Distinguishing Compositions and Associations

For all the application developers out there, this is a request for comments.  In business apps there are generally two types of relationships: compositions and associations.  Compositions are tightly-coupled relationships where the composition's lifetime is tied to its parent.  Associations are loosely-coupled reference relationships.  In designing a prescriptive framework such as the Microsoft Business Framework, it may be beneficial to the application developer to distinguish compositions and associations from each other while coding in a way that does not involve referring to the documentation.  In other words, how can I tell that when I navigate from Order to Customer (as in Order.Customer) that I am referring to an association rather than a composition? 

So two questions for everyone:

  1. How useful would it be to be able to distinguish between compositions and associations when coding against those relationships?
  2. What ideas do you have to help make that distinction?

Comments (4)
  1. Michel says:

    1. I really don’t know how useful it would be with the notational complexity that would come with it. Or in the case below with the implicit operators its only a declarative property. But as .NET programmers usually is quite bliss about lifetime and resources it might be good to force them to think about it in the design phase and have it expressed in code.

    2. The obvious solutions as I see it within the .NET environment would be to use some kind of naming convention I.e Order.CustomerRef or by using functions for references lik Order.GetCustomer()/Order.SetCustomer(cust) or Order.Customer()/Order.Customer(cust). This is as opposed to Order.ShippingAddress = new Address(); for containment/composition.

    Another solution wich i would prefer be to use some kind of generic Ref and/or Val class to denote a reference or containment.

    struct Ref <T>


    private T _ref;

    public Ref(T reference) { _ref = reference; }

    public T Ref { get { return _ref; } }


    declared like

    Ref<Customer> Customer;

    used like

    order.Customer = new CustomerRef(lookup.GetCustomer(4711));

    Customer c = order.Customer.Ref;

    struct Val <T>


    private T _val;

    public Val(T val) { _val = value; }

    public T Val { get { return _val; } }


    The value class could use real value semantics if T supports cloneable and make an actual clone of T when assigning it.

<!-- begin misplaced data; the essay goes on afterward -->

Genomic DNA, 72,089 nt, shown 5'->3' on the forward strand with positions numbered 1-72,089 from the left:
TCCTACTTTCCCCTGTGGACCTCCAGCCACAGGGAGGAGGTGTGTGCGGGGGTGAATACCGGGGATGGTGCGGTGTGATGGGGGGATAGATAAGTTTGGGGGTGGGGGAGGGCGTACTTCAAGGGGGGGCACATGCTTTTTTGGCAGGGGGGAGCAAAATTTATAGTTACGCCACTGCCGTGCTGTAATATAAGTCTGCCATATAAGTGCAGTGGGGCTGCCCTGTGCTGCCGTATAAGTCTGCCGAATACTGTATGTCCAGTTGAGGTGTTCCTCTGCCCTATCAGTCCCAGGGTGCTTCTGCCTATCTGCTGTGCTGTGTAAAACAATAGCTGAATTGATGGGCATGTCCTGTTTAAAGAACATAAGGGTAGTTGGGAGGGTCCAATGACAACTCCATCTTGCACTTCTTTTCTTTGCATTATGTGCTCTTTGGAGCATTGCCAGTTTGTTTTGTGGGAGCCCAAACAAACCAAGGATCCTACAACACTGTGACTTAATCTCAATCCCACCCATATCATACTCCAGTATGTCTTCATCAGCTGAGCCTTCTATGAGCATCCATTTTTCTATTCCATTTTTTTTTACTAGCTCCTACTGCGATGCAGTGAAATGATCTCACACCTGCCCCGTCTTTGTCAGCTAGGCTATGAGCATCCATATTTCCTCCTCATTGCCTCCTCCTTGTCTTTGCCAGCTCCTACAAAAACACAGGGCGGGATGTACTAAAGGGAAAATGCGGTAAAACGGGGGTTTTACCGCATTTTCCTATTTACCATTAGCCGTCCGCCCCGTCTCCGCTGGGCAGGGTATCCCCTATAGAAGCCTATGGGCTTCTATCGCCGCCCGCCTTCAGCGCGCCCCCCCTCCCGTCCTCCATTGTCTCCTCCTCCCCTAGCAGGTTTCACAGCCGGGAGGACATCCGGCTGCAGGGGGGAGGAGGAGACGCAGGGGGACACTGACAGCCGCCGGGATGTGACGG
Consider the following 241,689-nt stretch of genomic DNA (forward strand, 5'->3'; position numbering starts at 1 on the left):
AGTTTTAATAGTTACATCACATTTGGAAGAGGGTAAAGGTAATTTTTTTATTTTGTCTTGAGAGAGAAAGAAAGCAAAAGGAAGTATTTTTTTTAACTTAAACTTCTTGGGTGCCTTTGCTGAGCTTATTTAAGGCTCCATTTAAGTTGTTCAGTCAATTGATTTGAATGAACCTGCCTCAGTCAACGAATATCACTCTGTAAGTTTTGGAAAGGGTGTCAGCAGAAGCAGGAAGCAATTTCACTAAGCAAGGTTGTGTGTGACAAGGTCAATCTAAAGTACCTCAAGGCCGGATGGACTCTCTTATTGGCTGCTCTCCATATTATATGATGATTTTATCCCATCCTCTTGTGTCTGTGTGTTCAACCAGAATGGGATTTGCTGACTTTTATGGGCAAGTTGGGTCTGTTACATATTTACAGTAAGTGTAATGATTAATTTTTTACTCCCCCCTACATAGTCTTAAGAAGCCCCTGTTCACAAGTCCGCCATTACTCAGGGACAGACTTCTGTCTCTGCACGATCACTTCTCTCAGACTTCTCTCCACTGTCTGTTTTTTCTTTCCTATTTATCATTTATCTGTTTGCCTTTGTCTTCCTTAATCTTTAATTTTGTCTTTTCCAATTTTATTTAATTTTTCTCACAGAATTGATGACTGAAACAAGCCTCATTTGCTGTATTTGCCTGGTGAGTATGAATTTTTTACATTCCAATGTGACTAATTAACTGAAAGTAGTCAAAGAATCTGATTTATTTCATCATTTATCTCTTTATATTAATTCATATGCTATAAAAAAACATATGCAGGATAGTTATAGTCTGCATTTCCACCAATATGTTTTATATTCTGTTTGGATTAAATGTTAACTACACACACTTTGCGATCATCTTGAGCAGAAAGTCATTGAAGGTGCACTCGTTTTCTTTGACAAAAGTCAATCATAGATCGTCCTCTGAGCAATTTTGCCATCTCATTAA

Adding implicit operators this can be used

    public static implicit operator T(Ref<T> r) { return r.Ref; }

    public static implicit operator Ref<T>(T r) { return new Ref<T>(r); }

    It can be declared as Ref or Val but still used in code as usual.

    In C++ I have used shared_ptr/ptr types as opposed to references or value types to distinguis the two kinds of relationships in my models. But I don’t see how this cleanly can be transferred to .NET.

  2. 1. As you guys already mentioned, lifetime management could benefit, e.g. need to call Dispose on the dependents. Also, some code-generating or mapping tools could get a little smarter; say, for generating a database persistence layer.

    2. Relationships with 1:n cardinalities are good composition candidates. In WMI/CIM you have weak associations or in relational databases the foreign key attributes being part of the primary key. If your object can only be identified within the scope of another object, it’s likely to be part of a composition.

    In the Order.Customer situation, if you’d have a database, there would be a foreign key in Order identifying the Customer, not vice versa.

  3. Chris Garty says:

    Do you really need to differentiate between the concepts of composition and association?

    Can’t you just deal with individual behaviours in the meta-data (XML or attributes) of the reference?

    For example…

    When you talk about lifetime control I assume you are talking about cascading things like updates and deletes up and down the object graph. Can’t you just provide a cascade .net attribute/XML mapping atttribute that provides information about the cascading of updates and deletes?


    In class Cat…

    [CascadeDelete, CascadeUpdate]

    List<Kitten> Kittens;

    Or in the metadata file Cat.mbf.xml…

    …Property=Kittens CascadeDelete=true CascadeUpdate=true…

  4. Adam D. says:

    Interesting question. It seems to me the heart of what you were asking was: "how can the programmer know whether this is acomp/assoc. without having to look it up?

    My first thought was, if you don’t know the design well enough, should you be coding to it? 🙂

    Bottom line is (if I understand you correctly :), are the behaviours for these types of references different enough (at the caller level) to warrant a syntactic distinction? IMHO, no. I can envision poking/peeking at both comp. and assoc. sub-objects at any given time, although pretty rarely in the case of assoc. objects. OTOH, if this is for, as was hinted by Mr. Boehlert, code generation, then maybe…

    Just my .02

    AD :{)}

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